I always misjudge how much food will be consumed during Ramadan and Eid. It’s never too little, but always too much. I think it has to do with the fact that I was making food decisions while I was fasting. You know, they always say never go grocery shopping on an empty stomach. This rule also applies when you’re fasting. Your tummy is telling you that it wants all of these rich goodies and savoury treats to eat after iftar. However, when that time does come, there is no space or desire to eat all of that stuff. Instead, you are left with an overflowing fridge.
What to do?
I can’t whip up a casserole, because well people of South Asian heritage don’t eat casseroles. In fact, many of us don’t know what a casserole is. The only way I learned about it was from a friend of mine at work. I still have a good laugh when I think back to that conversation. We were talking about leftovers and she asked me what I did with them…my reply was that I ate them..as is. As the discussion continued, some of my students and fellow teachers of South Asian heritage came into the conversation. We concluded that people of South Asian heritage don’t make casseroles (most of the people we talked to didn’t know what they were!). We make curries, and stews that involve several steps, and most of the cooking does take place on the stove top.
So, to address my problem of the overflowing fridge, I took to the Food Network for inspiration and came up with some flaky, delectable treats that traveled with me on a 5 and a half hour flight down south.
Stuffed Puff Pastry
1 package of puff pastry ( I like the ones that are already rolled into sheets), thawed according to package instructions
1 cup of shredded roasted chicken (I love this because you can roast up chicken with any blend of herbs and spices you desire and change the way these puff pastry treats taste),
2 or 3 scallions, finely chopped
1/2 cup of shredded vegetarian cheese
10-12 cherry tomatoes, washed and cut into slices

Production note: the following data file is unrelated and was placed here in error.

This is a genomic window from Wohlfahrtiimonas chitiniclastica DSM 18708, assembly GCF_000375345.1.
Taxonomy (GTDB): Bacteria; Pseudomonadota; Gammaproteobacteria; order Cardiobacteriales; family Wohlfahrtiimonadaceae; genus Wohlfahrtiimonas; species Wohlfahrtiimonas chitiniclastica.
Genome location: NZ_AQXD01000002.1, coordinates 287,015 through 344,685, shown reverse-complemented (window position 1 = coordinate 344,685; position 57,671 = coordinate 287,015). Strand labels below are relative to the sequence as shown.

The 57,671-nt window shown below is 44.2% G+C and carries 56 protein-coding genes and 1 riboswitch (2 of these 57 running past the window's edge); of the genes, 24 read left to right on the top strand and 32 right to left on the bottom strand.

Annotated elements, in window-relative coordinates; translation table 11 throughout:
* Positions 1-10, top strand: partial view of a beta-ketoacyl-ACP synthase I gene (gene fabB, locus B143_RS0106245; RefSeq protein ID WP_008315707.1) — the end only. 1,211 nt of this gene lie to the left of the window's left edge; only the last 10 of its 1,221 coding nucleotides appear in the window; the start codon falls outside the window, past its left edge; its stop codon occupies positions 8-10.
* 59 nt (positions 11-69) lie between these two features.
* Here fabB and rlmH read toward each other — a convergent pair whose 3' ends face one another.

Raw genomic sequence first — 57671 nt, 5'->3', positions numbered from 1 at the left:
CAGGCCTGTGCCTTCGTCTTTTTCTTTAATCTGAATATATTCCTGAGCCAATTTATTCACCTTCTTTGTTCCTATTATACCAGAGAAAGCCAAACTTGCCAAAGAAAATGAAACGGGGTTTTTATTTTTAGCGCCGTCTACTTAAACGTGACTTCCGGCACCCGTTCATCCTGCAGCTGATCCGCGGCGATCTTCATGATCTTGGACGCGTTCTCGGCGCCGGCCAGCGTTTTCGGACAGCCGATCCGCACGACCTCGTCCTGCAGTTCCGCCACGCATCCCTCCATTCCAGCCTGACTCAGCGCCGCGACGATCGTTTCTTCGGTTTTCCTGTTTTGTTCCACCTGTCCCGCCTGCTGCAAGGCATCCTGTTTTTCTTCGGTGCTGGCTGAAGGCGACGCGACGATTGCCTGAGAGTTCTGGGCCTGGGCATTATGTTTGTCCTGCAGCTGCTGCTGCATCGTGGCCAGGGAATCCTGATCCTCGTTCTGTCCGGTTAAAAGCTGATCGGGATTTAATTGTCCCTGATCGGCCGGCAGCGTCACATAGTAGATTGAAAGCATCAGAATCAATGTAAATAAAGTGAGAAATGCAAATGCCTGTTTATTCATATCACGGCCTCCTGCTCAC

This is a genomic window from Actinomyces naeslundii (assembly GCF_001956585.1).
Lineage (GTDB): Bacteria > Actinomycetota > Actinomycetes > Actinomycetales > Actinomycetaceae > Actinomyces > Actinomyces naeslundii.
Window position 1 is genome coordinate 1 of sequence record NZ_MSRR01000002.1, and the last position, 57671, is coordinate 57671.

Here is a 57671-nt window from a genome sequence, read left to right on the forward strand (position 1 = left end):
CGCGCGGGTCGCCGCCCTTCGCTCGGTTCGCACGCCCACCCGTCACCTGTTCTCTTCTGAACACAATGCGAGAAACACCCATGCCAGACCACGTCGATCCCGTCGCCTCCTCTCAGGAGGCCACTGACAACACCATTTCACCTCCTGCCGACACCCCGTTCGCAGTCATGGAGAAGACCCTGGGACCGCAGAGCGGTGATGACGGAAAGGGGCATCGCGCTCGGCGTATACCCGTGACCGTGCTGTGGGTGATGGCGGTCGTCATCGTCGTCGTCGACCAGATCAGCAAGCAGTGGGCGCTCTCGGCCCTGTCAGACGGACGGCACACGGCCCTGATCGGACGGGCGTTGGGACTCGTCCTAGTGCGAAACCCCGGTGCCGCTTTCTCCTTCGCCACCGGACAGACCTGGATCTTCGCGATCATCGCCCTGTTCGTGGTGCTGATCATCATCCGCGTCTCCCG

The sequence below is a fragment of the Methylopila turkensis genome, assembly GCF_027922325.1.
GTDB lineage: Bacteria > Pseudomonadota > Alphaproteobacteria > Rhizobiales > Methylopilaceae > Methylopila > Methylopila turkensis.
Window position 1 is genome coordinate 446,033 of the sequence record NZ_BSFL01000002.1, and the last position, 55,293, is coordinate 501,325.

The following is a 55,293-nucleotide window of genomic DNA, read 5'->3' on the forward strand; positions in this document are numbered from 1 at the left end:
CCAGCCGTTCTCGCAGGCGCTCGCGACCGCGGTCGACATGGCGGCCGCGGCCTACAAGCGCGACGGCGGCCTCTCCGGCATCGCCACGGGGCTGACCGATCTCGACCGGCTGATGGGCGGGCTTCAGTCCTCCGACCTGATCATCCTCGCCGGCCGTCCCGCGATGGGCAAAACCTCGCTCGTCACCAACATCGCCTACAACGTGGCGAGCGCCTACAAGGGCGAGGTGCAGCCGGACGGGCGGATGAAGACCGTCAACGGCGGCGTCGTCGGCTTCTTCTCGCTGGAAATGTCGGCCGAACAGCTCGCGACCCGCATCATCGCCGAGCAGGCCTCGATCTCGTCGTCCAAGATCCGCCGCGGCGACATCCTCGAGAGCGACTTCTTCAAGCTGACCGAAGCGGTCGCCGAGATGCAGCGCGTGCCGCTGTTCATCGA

**Pre-heat oven to 350 degrees.
**On a cookie sheet lined with parchment, lay down a sheet of puff pastry. Using a knife, cut the puff pastry sheet into squares or rectangles.
|My puff pastries in different shapes before heading to the oven
For plain chicken puffs:
Take a tablespoon of the shredded chicken and place it in the centre of the puff pastry. Take another sheet and put it on top of it and press down the sides so the filling doesn’t leak out.
For cheese, onion and tomato puffs
Combine the three ingredients and place a spoonful of it on one end of the puff pastry. Start rolling the puff pastry into a roll by rolling the side with the stuffing away from you.
For a combined puff: Mix all of the ingredients together and fill in puff pastry.
For this batch of puff pastries, I did not brush them with an egg wash (egg mixed with water), but you can choose to do so if you wish. If you want to save these for another day, place the unbaked and unwashed puffs into a freezer Ziploc bag (don’t forget to put a piece of wax paper between layers!) and put into the freezer.
If you want to enjoy them right away, bake until lightly golden brown. Serve with chutney or chili sauce.
**I made these puff pastry treats in my toaster-oven, but they can also be made in a regular oven.
** You can create the puff pastries in any shape you desire. Be creative!